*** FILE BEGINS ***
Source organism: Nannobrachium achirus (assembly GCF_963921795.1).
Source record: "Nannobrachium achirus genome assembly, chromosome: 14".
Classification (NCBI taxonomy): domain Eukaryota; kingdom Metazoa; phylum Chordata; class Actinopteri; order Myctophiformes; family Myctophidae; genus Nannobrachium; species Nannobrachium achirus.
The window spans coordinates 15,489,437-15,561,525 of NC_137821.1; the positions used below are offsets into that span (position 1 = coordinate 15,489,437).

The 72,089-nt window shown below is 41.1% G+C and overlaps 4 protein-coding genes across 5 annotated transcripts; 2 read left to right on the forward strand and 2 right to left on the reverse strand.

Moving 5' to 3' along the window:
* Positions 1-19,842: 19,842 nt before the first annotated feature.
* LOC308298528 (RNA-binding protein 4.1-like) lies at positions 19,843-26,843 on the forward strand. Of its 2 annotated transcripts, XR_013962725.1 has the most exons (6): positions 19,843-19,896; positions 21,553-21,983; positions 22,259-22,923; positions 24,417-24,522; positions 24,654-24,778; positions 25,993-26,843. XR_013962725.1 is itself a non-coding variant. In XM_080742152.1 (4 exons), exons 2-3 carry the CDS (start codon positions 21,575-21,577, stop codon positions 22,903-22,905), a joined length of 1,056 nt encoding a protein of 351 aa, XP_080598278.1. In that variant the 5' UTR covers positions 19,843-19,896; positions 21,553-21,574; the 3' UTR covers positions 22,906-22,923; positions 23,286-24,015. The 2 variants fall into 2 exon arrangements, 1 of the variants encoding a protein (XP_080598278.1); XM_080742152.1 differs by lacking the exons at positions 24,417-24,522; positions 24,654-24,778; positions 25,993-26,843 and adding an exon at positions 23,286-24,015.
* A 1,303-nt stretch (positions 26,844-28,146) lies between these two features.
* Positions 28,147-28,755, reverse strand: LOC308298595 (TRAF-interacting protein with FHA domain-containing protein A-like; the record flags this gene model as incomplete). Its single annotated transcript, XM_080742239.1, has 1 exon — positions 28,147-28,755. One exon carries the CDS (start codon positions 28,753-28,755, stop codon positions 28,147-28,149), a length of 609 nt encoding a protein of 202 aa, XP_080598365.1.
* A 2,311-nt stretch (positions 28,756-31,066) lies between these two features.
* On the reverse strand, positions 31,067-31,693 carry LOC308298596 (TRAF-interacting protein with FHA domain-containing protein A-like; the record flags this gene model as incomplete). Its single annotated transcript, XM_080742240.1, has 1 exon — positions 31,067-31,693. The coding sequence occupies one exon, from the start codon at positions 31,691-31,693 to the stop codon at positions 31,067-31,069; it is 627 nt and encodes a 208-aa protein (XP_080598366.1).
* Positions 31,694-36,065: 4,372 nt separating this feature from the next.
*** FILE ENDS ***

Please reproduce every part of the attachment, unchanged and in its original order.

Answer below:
Source organism: Nannobrachium achirus (assembly GCF_963921795.1).
Source record: "Nannobrachium achirus genome assembly, chromosome: 14".
Classification (NCBI taxonomy): domain Eukaryota; kingdom Metazoa; phylum Chordata; class Actinopteri; order Myctophiformes; family Myctophidae; genus Nannobrachium; species Nannobrachium achirus.
The window spans coordinates 15,489,437-15,561,525 of NC_137821.1; the positions used below are offsets into that span (position 1 = coordinate 15,489,437).

The 72,089-nt window shown below is 41.1% G+C and overlaps 4 protein-coding genes across 5 annotated transcripts; 2 read left to right on the forward strand and 2 right to left on the reverse strand.

Moving 5' to 3' along the window:
* Positions 1-19,842: 19,842 nt before the first annotated feature.
* LOC308298528 (RNA-binding protein 4.1-like) lies at positions 19,843-26,843 on the forward strand. Of its 2 annotated transcripts, XR_013962725.1 has the most exons (6): positions 19,843-19,896; positions 21,553-21,983; positions 22,259-22,923; positions 24,417-24,522; positions 24,654-24,778; positions 25,993-26,843. XR_013962725.1 is itself a non-coding variant. In XM_080742152.1 (4 exons), exons 2-3 carry the CDS (start codon positions 21,575-21,577, stop codon positions 22,903-22,905), a joined length of 1,056 nt encoding a protein of 351 aa, XP_080598278.1. In that variant the 5' UTR covers positions 19,843-19,896; positions 21,553-21,574; the 3' UTR covers positions 22,906-22,923; positions 23,286-24,015. The 2 variants fall into 2 exon arrangements, 1 of the variants encoding a protein (XP_080598278.1); XM_080742152.1 differs by lacking the exons at positions 24,417-24,522; positions 24,654-24,778; positions 25,993-26,843 and adding an exon at positions 23,286-24,015.
* A 1,303-nt stretch (positions 26,844-28,146) lies between these two features.
* Positions 28,147-28,755, reverse strand: LOC308298595 (TRAF-interacting protein with FHA domain-containing protein A-like; the record flags this gene model as incomplete). Its single annotated transcript, XM_080742239.1, has 1 exon — positions 28,147-28,755. One exon carries the CDS (start codon positions 28,753-28,755, stop codon positions 28,147-28,149), a length of 609 nt encoding a protein of 202 aa, XP_080598365.1.
* A 2,311-nt stretch (positions 28,756-31,066) lies between these two features.
* On the reverse strand, positions 31,067-31,693 carry LOC308298596 (TRAF-interacting protein with FHA domain-containing protein A-like; the record flags this gene model as incomplete). Its single annotated transcript, XM_080742240.1, has 1 exon — positions 31,067-31,693. The coding sequence occupies one exon, from the start codon at positions 31,691-31,693 to the stop codon at positions 31,067-31,069; it is 627 nt and encodes a 208-aa protein (XP_080598366.1).
* Positions 31,694-36,065: 4,372 nt separating this feature from the next.